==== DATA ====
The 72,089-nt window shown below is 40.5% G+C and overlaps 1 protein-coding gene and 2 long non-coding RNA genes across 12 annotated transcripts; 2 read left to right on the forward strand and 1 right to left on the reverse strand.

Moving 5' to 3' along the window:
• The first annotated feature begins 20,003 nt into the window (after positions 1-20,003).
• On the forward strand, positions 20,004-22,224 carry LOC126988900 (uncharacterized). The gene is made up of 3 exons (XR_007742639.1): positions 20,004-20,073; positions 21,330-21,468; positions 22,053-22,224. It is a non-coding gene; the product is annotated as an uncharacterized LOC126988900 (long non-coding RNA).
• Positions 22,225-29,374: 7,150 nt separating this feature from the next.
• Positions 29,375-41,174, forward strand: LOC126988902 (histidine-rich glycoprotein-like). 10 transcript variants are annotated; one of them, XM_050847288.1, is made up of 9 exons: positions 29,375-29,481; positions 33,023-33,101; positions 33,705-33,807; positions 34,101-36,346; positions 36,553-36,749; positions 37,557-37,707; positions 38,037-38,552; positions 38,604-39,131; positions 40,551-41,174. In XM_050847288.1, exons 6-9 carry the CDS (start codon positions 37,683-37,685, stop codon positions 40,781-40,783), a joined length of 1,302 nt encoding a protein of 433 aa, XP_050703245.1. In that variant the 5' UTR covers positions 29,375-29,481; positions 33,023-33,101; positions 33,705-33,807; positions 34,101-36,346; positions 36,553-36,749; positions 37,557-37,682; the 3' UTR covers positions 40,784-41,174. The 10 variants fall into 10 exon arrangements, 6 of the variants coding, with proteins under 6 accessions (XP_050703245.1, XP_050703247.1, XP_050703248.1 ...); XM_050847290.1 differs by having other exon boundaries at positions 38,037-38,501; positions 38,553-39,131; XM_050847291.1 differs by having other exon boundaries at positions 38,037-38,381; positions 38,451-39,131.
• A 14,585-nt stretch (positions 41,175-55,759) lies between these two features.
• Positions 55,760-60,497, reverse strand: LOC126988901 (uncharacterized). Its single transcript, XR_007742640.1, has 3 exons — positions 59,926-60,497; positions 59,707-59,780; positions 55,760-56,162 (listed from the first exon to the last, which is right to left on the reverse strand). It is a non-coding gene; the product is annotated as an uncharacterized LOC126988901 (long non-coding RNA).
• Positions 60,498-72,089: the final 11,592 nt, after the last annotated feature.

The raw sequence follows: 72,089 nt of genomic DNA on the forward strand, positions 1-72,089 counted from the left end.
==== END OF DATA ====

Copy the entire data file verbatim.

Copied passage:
The 72,089-nt window shown below is 40.5% G+C and overlaps 1 protein-coding gene and 2 long non-coding RNA genes across 12 annotated transcripts; 2 read left to right on the forward strand and 1 right to left on the reverse strand.

Moving 5' to 3' along the window:
• The first annotated feature begins 20,003 nt into the window (after positions 1-20,003).
• On the forward strand, positions 20,004-22,224 carry LOC126988900 (uncharacterized). The gene is made up of 3 exons (XR_007742639.1): positions 20,004-20,073; positions 21,330-21,468; positions 22,053-22,224. It is a non-coding gene; the product is annotated as an uncharacterized LOC126988900 (long non-coding RNA).
• Positions 22,225-29,374: 7,150 nt separating this feature from the next.
• Positions 29,375-41,174, forward strand: LOC126988902 (histidine-rich glycoprotein-like). 10 transcript variants are annotated; one of them, XM_050847288.1, is made up of 9 exons: positions 29,375-29,481; positions 33,023-33,101; positions 33,705-33,807; positions 34,101-36,346; positions 36,553-36,749; positions 37,557-37,707; positions 38,037-38,552; positions 38,604-39,131; positions 40,551-41,174. In XM_050847288.1, exons 6-9 carry the CDS (start codon positions 37,683-37,685, stop codon positions 40,781-40,783), a joined length of 1,302 nt encoding a protein of 433 aa, XP_050703245.1. In that variant the 5' UTR covers positions 29,375-29,481; positions 33,023-33,101; positions 33,705-33,807; positions 34,101-36,346; positions 36,553-36,749; positions 37,557-37,682; the 3' UTR covers positions 40,784-41,174. The 10 variants fall into 10 exon arrangements, 6 of the variants coding, with proteins under 6 accessions (XP_050703245.1, XP_050703247.1, XP_050703248.1 ...); XM_050847290.1 differs by having other exon boundaries at positions 38,037-38,501; positions 38,553-39,131; XM_050847291.1 differs by having other exon boundaries at positions 38,037-38,381; positions 38,451-39,131.
• A 14,585-nt stretch (positions 41,175-55,759) lies between these two features.
• Positions 55,760-60,497, reverse strand: LOC126988901 (uncharacterized). Its single transcript, XR_007742640.1, has 3 exons — positions 59,926-60,497; positions 59,707-59,780; positions 55,760-56,162 (listed from the first exon to the last, which is right to left on the reverse strand). It is a non-coding gene; the product is annotated as an uncharacterized LOC126988901 (long non-coding RNA).
• Positions 60,498-72,089: the final 11,592 nt, after the last annotated feature.

The raw sequence follows: 72,089 nt of genomic DNA on the forward strand, positions 1-72,089 counted from the left end.